I was keeping an eye on my power and heart rate, and even though my power was at the low end of the 162-172W range my coach had given me, my heart rate was pinned at 160bpm, and I felt like I was flying past the majorly drafting groups so I decided to keep taking it “easy.” I knew I hadn’t been passed by any girls in my age group, and only about 10 women passed me over the course of the entire bike. Every 10 miles I would look at my splits, realizing I was well over 20mph. Heading up to Hawi I felt great, but was mentally preparing myself for the headwind on the way back – which never came! Feeling fast but a little disappointed since my bike handling skills usually give me an advantage, I killed it on the descent.
*Drafting rant ahead.* I was then informed that a woman had been drafting on me nearly the entire first 70 miles, slow pedaling and never making a move to pass. After she was called out by the woman who informed me, she seems to have dropped back, but not after getting a 22mph pull for about 3.5 hours. Especially at this level of competition, it’s just ridiculous to blatantly cheat and take advantage of others. Do better, drafters. *End rant.*
I passed three more girls in my age group on the way back, and realized around mile 70 that I may break 5:20 for the bike split. After I passed an 18-24 girl around mile 85 and she tried to stay with me, I decided to drop the hammer the last 25 miles to put some time into her. I managed to increase my average power by 5W in a little over an hour, and felt great doing it. I was super excited by my time and I knew when I got off the bike that I was somewhere within the top 5 in my age group.
T2 – 3:09
It was nice to have an uncrowded changing tent, and the volunteers practically dressed me and got me out on Ali’i Dr. super fast. I took a gel to make up for my lack of eating on the bike and ran out smiling my head off ready for the marathon.
Run – 3:54:53, 8:53 min/mile
I started out strong on the run with 3 sub-8 minute miles, which was the pace I’d been training my long runs at, but I knew from my heart rate that I needed to slow up to avoid blowing up and losing my position. At this point my race became less about the time and more about running a smart marathon to ensure I ended up on the podium. I decided the best way to keep my heart rate down and stay cool was to walk the aid stations, so that became the game plan for the rest of the run.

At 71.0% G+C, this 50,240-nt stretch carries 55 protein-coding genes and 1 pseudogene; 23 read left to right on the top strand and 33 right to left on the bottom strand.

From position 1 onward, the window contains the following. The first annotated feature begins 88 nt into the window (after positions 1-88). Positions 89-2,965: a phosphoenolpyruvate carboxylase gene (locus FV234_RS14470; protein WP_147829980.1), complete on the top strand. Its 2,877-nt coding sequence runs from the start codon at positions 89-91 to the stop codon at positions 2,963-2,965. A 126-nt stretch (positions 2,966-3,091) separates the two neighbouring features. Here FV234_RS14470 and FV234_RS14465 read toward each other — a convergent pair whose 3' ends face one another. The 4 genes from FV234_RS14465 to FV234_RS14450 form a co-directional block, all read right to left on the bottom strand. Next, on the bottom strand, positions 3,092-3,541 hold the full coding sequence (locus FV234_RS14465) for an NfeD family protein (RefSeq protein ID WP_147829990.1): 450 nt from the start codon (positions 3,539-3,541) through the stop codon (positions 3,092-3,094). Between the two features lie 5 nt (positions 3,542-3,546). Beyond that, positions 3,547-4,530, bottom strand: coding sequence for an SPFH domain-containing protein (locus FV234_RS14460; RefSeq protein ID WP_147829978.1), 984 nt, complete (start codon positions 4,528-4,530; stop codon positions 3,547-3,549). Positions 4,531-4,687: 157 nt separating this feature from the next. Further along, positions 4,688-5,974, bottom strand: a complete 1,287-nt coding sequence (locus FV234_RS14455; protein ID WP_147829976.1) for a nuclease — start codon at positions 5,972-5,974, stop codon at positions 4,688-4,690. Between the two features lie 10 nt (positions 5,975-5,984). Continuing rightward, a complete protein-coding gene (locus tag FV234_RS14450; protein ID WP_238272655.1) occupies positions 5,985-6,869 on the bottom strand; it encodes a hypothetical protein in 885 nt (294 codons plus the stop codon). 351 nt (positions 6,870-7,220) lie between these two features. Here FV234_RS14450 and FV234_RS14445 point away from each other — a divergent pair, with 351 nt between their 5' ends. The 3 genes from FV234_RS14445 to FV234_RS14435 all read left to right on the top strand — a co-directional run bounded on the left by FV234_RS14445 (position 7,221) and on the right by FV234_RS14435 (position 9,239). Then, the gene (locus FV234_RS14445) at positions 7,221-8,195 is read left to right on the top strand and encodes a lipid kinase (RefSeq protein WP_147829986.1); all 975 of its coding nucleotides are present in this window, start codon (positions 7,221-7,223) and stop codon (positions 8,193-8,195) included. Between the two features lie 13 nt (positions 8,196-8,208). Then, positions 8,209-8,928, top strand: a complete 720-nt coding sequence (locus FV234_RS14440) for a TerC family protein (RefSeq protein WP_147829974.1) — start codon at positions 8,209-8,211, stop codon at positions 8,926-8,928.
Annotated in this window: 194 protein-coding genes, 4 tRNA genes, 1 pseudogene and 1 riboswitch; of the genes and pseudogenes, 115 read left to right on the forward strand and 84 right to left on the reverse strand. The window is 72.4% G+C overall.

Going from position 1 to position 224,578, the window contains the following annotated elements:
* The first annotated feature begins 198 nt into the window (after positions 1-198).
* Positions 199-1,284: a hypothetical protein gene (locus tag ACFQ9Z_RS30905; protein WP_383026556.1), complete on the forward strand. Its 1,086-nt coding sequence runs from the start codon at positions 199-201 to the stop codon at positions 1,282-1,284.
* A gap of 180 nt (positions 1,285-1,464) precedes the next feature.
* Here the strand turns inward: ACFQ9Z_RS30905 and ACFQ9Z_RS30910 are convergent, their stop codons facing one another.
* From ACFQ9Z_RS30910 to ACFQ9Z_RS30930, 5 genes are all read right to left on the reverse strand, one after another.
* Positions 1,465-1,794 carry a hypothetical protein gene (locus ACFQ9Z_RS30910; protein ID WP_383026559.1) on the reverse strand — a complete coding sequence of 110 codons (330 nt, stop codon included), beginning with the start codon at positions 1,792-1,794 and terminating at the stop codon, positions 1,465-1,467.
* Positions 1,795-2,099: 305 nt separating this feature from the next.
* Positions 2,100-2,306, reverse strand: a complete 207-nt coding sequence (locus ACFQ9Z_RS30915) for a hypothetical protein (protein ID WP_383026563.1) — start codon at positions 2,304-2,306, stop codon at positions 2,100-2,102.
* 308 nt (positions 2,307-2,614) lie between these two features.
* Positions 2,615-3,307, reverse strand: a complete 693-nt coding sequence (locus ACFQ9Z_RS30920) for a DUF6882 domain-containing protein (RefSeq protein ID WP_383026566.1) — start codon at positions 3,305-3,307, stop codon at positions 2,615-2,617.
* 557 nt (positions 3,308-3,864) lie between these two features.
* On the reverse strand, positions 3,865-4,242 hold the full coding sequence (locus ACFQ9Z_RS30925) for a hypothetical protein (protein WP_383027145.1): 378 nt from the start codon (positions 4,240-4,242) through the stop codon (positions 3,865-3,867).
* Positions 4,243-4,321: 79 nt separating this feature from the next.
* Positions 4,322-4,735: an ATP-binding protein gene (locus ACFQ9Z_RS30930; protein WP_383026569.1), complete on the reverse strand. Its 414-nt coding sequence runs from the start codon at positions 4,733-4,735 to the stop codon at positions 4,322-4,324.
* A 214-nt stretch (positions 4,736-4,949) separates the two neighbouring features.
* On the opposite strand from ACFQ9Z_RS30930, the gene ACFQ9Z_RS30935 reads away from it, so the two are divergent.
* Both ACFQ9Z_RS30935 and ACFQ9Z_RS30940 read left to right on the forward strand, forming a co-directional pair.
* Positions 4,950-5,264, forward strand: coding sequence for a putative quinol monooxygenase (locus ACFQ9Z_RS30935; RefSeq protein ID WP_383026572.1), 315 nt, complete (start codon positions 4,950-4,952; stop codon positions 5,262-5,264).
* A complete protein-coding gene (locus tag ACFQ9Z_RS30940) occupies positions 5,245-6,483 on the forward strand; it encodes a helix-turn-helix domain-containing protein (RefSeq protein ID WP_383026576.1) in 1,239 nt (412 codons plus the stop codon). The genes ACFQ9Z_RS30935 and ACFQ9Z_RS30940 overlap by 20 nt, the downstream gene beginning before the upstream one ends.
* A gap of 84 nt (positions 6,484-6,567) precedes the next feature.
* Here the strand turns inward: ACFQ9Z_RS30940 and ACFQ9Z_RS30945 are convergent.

After drinking Gatorade Endurance for most of the bike, I couldn’t even think about drinking it on the run as well. I stuck to water and Coke, taking some Base salt a few times, and dumping ice down my kit and water on my head to stay “cool.” I knew it wasn’t going to be my fastest marathon but I was still feeling pretty good until I got out onto the Queen K around mile 8 and started dry heaving every time I had liquids. Not the most fun way to spend a marathon.
Heading in to the Energy Lab my legs were feeling good still. I saw at the turn around that I was running in 4th, with one of the girls ahead of me walking, and 5th place fairly close behind me still running strong. At this point it became a game of not getting caught while realizing I still needed to run my own race and not blow up or mentally freak out. I managed to pass a girl who was walking for 3rd at mile 23, and just pushed as hard as I could to the finish without looking back. Turns out I beat her by 48 seconds!
Finish – 10:23:46, 3rd place F18-24, 24 min PR!
The finish line was amazing, and I remembered to celebrate as I crossed! I stopped my watch and then immediately felt my legs absorb the 140.6 miles and needed a volunteer to haul me over to the medal tent, where I found out I had placed 3rd! This is definitely my greatest athletic achievement so far, and the most fun I’ve ever had during a race. The conditions were great, my fitness showed, and I had the time of my life achieving my giant goal for the year. A huge thank you to my crazy supportive family and boyfriend, amazing coach and awesome sponsors for helping to make this year and this performance possible. Now to have some free time and do “dangerous” sports with my offseason!